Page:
Read: Luke 2:15-21
And the shepherds returned, glorifying and praising God for all they had heard and seen, as it had been told them. (v. 20)
The shepherds hurried to Bethlehem, found Mary and Joseph and the baby, made known the angelic announcement, and then, says Luke, they “returned.” Returned to what? A speaking tour about their experience? No, they returned to their sheep. The shepherds returned to their ordinary, ho-hum lives.
Joseph and Mary returned. “They returned into Galilee, to their own town of Nazareth” (Luke 2:39). The wise men returned “to their own country” (Matt. 2:12). Even the angels returned to heaven. The point is, nobody stays in the stable. After Christmas, everyone returns to the ordinary.
Most of life is lived in the ordinary, and that’s where most of our walk with God takes place. Granted, there are mountaintop experiences in life, and there are valleys, and all of us get some of each. But most of life is spent not in the valley of crisis or on the mountaintop of victory, but in the ho-hum, flat terrain of ordinariness—making dinner, paying bills, changing diapers, eating and sleeping. So the question is, how does the miracle of Christ’s birth impact our ordinary time?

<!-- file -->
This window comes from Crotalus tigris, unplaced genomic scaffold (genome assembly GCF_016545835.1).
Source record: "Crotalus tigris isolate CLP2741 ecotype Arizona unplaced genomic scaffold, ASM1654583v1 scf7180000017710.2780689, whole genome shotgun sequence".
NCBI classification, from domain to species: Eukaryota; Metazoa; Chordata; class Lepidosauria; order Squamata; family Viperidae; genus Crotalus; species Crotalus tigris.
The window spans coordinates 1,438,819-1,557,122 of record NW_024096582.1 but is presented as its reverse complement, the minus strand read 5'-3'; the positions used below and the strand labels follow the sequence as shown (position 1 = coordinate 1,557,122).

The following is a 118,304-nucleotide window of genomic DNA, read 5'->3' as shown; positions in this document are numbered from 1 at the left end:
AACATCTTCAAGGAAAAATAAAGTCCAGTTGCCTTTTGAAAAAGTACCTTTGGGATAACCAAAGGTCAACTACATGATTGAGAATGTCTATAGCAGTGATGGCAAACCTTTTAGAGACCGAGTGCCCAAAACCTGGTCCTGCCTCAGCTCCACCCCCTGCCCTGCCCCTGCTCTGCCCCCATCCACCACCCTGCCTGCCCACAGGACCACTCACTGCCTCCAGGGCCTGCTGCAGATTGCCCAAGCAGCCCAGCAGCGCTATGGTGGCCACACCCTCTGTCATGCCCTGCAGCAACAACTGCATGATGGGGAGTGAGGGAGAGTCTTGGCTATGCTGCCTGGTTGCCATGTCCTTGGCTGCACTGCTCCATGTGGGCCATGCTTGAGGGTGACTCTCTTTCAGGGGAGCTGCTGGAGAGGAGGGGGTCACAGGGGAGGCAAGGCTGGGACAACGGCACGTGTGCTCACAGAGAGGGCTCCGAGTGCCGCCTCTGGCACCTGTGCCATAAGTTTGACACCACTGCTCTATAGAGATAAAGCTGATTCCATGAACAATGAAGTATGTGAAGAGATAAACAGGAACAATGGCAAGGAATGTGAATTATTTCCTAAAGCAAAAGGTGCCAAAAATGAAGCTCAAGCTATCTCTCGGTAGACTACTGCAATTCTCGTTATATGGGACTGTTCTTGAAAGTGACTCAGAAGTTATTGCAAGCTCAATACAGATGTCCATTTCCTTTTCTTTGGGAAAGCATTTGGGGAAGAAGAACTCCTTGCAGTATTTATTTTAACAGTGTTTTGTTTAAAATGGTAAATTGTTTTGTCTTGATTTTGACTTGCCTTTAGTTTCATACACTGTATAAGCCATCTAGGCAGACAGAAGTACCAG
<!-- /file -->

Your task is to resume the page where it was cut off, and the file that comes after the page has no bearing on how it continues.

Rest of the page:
Christmas certainly had an impact on the shepherds. They returned, “glorifying and praising God” (Luke 2:20). Although they were humble shepherds, they understood that something holy had happened, life was different, they were different. How are you different in the afterglow of Christmas? —Lou Lotz
Today’s Activity: Think of one thing—a hope, a habit, a feeling—you want to take from this Christmas into your ordinary time.